Saturday, February 9, 2013
A Puppy's Journey can be ordered from: http://www.beingborzoi.com/journey.php
Now that life is back to normal, I will catch up on what my own dogs, as well as my students dogs have been learning in upcoming blogs.
Monday, February 20, 2012
Today I was grooming young Java. He has been wonderful about standing on the grooming table while I dremel/grind his nails. Today he pulled his right front foot away as I went to hold onto his paw. I thought that odd. I tried again, thinking maybe I had tickled the bottom of his pads with my finger. Same response.
Instead of insisting he hold still, I checked his bottom pads and looked between his toes. Everything looked fine. But Java was telling me something was not right. I continued my search for what could be wrong. And I found what was causing some discomfort. Java's carpal pad was torn. This is the pad that is just above the dew claw. http://en.wikipedia.org/wiki/Paw
At first glance the carpal pad was not even visible.
But after I moved the hair away, I saw the torn area.
As always, my relationship with my dogs is priority. I cleaned out the sore area and will trim the nails on his right foot on another day. Listen to your dog, although not always immediately understood by us humans, they are usually trying to tell us something.
Monday, February 6, 2012
Remember when you were a kid, and you found a toy or game in the back of your closest that you had forgotten about? Remember how it once again seemed new and you would play for hours?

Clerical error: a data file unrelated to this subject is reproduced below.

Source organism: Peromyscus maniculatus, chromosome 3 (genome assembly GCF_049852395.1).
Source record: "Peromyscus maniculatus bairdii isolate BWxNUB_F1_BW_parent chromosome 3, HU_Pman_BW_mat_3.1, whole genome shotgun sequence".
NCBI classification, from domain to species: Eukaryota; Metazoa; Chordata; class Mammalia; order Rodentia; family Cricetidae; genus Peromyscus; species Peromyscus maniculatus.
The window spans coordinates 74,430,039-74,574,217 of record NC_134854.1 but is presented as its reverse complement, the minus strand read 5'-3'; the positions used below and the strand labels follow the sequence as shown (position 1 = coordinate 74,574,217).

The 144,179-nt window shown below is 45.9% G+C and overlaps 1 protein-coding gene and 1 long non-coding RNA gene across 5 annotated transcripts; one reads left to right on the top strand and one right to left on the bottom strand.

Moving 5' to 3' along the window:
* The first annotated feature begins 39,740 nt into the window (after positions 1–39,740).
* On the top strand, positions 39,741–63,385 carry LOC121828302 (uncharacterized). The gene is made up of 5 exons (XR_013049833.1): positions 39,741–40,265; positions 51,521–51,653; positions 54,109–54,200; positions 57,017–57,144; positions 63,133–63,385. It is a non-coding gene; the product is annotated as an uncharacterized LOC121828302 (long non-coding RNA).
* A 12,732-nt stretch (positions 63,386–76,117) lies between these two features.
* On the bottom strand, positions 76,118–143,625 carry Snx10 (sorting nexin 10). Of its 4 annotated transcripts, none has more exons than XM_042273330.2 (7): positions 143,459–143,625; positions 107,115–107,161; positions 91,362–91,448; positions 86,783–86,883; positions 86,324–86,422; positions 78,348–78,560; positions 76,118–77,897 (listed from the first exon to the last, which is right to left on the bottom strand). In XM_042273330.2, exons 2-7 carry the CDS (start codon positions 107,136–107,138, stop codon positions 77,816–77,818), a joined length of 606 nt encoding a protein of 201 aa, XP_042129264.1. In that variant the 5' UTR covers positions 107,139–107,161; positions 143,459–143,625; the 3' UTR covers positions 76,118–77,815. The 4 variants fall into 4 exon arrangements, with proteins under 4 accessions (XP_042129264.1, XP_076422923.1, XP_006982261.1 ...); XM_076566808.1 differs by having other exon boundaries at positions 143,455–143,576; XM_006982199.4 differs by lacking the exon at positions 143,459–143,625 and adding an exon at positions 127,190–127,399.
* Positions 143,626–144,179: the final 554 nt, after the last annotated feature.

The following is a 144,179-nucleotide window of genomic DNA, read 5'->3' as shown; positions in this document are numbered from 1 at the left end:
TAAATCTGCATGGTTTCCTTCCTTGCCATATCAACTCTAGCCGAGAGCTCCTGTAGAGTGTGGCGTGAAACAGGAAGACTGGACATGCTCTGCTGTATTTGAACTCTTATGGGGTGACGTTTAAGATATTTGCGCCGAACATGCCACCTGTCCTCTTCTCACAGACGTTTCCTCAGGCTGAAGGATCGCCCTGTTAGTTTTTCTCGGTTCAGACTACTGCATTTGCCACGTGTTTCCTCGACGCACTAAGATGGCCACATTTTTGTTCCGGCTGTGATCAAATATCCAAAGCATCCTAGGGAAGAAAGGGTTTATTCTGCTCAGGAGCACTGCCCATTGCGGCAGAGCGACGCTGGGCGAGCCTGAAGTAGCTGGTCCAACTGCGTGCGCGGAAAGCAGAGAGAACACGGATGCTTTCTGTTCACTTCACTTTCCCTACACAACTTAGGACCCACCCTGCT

It's the same for our dogs. They can get bored playing with the same toys every day. I give my dogs access to about 3 or 4 toys at a time, and hide the remaining toys. Every week or so I take away the ones they have been playing with and take out some 'new' toys. They play with their 'new' toys as if they have never seen them. They are more interested and play for hours.
Aunt Joy made our dogs this braided toy over a year ago, many washings and many times introduced as 'new' has given it many hours of playtime.
Indoor toys also become outdoor toys after they become ragged after many washings. That brings on another concept of 'new' toy. This blue monkey was no longer of interest indoors, but when I brought it outdoors, Melissa and Java ran and tugged for hours as if they had never seen such a toy with long legs and arms.
A forgotten toy found under the snow can also add hours of fun.
If your dog is given several toys as gifts on his birthday or Holiday, save a few for another day. Give him one now and save the rest for later. This green and orange ball on a rope was a Holiday gift, I gave it to the dogs the end of January.
Winter can be long enough here in the north east, let's keep our dogs' minds engaged by rotating their toys to make them 'new' once again. Same idea for their meals in interactive toys, think outside your usual Kong, try a Twist n Treat, Kong Wobbler, or Kibble Nibble Ball for a few days.
Best thing about a new toy, it challenges and tires them mentally. Some dogs will use their 'new' toys as a pillow.
Wednesday, December 21, 2011
Keeping the Holidays Fun and Safe for our Dogs